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Exercise safely

The idea of sweating out flu with exercise is not the answer. In fact, it could actually be dangerous for your health as strain on an infected heart muscle may lead to further inflammation or even paralysis of it.

When you should speak to your doctor first before starting a new exercise programme

  1. If you have a heart condition and you have been advised that you should only do physical activity recommended by your doctor
  2. If you have pain in the chest when you do physical activity
  3. If you feel dizzy or have suffered an episode of fainting especially with exertion
  4. If you have heart rhythm problems
  5. If you have bone or joint problems (back, hip or knee) that may worsen with changes in physical activity.
  6. If you are on medication for blood pressure or a heart condition or if you have a serious illness, for example cancer

Screening for health risks before starting an exercise programme

An exercise screening test is typically not necessary for people who want to start their journey to fitness. For some individuals, there may be levels of risk associated with exercising, depending on their lifestyle habits and current health status.

For high-risk individuals, it is very important to have an individual screening test with a doctor, usually a cardiologist, before starting to exercise. This consultation will tell you what your risk is. A stress ECG, where you run on a treadmill or cycle on a stationary bicycle allows doctors to establish maximum heart-rate below which it may be safe to exercise.

Exercising when you have the flu

The idea of sweating out flu with exercise is not the answer. In fact, it could actually be dangerous for your health as strain on an infected heart muscle may lead to further inflammation or even paralysis of it.

Viral infections, such as the flu, can cause temporary muscle weakness. This includes the muscle cells in the heart – and a heart weakened by a viral infection could be hurt by strenuous exercise. But remember a cold is not flu! 

The common cold is an inflammation of the upper respiratory tract, with symptoms such as a runny nose and sore throat, but no fever or body aches and pains. If you have these symptoms, doing mild-to-moderate exercise (a brisk walk or slow jog) does not appear to be harmful, but avoid high intensity exercise until a few days after the symptoms have disappeared.  If you have flu-like symptoms - fever, extreme tiredness, muscle aches, or swollen glands - it’s best not to exercise at all until all the symptoms have subsided. This usually means a week of rest.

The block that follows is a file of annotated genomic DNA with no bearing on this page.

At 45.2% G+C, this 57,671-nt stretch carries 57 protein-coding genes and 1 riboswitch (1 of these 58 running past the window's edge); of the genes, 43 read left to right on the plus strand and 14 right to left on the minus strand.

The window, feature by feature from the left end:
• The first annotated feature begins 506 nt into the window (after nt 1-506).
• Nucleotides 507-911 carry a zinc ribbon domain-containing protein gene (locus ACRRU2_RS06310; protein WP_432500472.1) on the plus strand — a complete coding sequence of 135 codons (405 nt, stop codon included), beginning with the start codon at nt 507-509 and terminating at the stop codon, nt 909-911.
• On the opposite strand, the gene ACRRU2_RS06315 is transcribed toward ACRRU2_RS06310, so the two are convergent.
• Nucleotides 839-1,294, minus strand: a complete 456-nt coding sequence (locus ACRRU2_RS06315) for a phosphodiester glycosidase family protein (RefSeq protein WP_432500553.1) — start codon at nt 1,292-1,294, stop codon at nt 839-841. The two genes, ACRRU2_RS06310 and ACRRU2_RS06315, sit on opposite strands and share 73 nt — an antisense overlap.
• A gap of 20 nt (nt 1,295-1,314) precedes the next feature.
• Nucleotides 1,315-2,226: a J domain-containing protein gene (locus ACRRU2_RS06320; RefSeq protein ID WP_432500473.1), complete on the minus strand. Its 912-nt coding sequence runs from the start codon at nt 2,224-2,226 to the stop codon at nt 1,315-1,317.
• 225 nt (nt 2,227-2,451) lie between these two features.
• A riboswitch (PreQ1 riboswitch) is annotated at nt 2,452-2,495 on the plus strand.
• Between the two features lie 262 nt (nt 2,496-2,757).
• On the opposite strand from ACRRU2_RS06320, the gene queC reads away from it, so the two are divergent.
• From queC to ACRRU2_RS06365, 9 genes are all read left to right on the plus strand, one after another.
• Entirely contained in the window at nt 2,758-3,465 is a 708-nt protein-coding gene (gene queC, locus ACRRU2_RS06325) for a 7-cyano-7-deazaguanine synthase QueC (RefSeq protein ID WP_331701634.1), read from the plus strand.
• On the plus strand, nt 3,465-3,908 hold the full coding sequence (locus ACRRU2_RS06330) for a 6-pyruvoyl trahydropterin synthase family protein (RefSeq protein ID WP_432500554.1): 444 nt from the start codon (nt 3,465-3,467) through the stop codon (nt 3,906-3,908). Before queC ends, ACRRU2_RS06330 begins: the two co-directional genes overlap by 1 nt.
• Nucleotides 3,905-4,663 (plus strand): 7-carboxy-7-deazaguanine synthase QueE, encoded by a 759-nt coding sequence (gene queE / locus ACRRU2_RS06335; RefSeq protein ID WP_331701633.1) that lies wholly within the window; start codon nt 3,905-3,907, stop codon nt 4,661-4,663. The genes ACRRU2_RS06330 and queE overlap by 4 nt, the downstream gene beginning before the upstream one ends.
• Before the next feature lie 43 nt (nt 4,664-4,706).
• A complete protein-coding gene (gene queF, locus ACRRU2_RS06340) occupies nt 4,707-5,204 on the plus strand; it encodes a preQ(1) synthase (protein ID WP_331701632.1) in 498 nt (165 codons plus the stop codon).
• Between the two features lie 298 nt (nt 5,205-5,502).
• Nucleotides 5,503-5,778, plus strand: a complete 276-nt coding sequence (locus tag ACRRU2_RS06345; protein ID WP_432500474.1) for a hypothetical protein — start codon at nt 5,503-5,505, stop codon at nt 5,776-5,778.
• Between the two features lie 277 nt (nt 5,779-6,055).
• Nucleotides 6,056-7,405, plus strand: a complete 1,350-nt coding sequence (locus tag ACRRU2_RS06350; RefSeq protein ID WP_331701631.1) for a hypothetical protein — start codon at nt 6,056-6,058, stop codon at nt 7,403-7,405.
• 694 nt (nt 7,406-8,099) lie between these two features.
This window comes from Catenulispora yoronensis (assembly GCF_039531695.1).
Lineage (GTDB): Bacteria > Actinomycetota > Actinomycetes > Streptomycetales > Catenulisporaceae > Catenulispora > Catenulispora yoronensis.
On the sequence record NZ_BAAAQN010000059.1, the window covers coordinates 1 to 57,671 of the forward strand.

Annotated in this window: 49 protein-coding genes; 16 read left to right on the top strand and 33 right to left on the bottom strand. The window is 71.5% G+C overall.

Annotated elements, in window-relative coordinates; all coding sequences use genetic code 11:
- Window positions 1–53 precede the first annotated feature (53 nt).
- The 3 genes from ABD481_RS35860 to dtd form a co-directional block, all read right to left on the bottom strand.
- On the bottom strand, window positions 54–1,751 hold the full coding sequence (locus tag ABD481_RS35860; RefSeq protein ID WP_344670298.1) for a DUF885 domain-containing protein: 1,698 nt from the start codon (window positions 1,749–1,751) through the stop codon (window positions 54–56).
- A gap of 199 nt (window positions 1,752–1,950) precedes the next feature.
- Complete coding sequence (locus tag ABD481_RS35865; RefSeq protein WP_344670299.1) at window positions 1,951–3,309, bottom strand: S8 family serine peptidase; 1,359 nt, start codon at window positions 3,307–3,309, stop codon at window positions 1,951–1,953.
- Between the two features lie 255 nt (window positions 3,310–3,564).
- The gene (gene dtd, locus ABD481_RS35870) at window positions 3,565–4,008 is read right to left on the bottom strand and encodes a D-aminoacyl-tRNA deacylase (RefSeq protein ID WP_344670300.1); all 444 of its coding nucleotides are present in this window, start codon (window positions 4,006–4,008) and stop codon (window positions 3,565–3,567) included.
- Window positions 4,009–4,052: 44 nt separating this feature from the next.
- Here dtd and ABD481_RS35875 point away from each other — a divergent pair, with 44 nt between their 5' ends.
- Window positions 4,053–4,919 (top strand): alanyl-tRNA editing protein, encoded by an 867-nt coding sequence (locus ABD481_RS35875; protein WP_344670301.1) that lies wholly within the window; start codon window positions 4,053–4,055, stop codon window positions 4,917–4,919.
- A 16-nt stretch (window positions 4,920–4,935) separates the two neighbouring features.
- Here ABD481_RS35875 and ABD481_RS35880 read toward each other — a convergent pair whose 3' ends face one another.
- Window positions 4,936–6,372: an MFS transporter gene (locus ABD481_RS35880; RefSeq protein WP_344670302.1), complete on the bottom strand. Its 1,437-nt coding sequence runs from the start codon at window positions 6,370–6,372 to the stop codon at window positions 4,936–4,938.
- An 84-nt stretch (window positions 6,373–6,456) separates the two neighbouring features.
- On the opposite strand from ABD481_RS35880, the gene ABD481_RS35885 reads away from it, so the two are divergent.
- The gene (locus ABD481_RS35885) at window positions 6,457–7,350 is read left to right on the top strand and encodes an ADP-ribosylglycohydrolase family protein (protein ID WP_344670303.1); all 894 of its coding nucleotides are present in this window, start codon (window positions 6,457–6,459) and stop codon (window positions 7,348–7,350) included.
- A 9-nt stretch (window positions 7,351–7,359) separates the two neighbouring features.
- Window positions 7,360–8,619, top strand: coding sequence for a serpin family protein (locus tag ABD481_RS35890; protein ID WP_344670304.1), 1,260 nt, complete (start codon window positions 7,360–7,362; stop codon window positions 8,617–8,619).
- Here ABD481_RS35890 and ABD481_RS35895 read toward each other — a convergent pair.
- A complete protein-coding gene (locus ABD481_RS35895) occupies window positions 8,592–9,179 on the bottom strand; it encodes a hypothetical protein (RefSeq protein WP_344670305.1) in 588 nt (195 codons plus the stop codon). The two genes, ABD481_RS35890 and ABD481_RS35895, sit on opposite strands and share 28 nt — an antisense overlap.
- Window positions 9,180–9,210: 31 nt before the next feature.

When you should rest that injury

Injury is frequent among people who over-train, or those who have been inactive for a long period and ‘jump’ into strenuous exercise too quickly.

Exercise-related injuries can affect any structure in the body - your bones, muscles, joints (where bones meet and move against each other), ligaments (strong fibrous tissue connecting bones or cartilage) or tendons (strong fibrous tissue that joins muscle to bone or cartilage).

In the case of an injury:

  1. Control the initial symptoms by applying the PRICE method (Protect from further injury; Rest for more rapid recovery; Ice the area to decrease swelling; Compression to decrease motion; Elevation to decrease swelling and pain).
  2. Depending on the severity of the injury, healing time might be required to heal the area and regain strength and coordination.
  3. If possible continue exercising using uninjured parts of the body, for example upper body exercises if the injury is in the lower limb(s).
  4. Progressively return to activity with no or low resistance and increase slowly.
  5. If pain persists, consult a doctor or sports medicine professional.    


  1. American College of Sports Medicine. ACSM’s Guidelines for Exercise Testing and Prescription, 8th ed. Baltimore: Lippincott Williams & Wilkins; 2010.
  2. AHA/ACSM Joint Statement: Recommendations for Cardiovascular Screening, Staffing, and Emergency Policies at Health/Fitness Facilities.  Med Sci Sports Exerc 30(6) June 1998.
  4. The Team Physician and Return-To-Play Issues:  A Consensus Statement.   Stanley A. Herring et al Medicine & Science in Sports & Exercise, 2002

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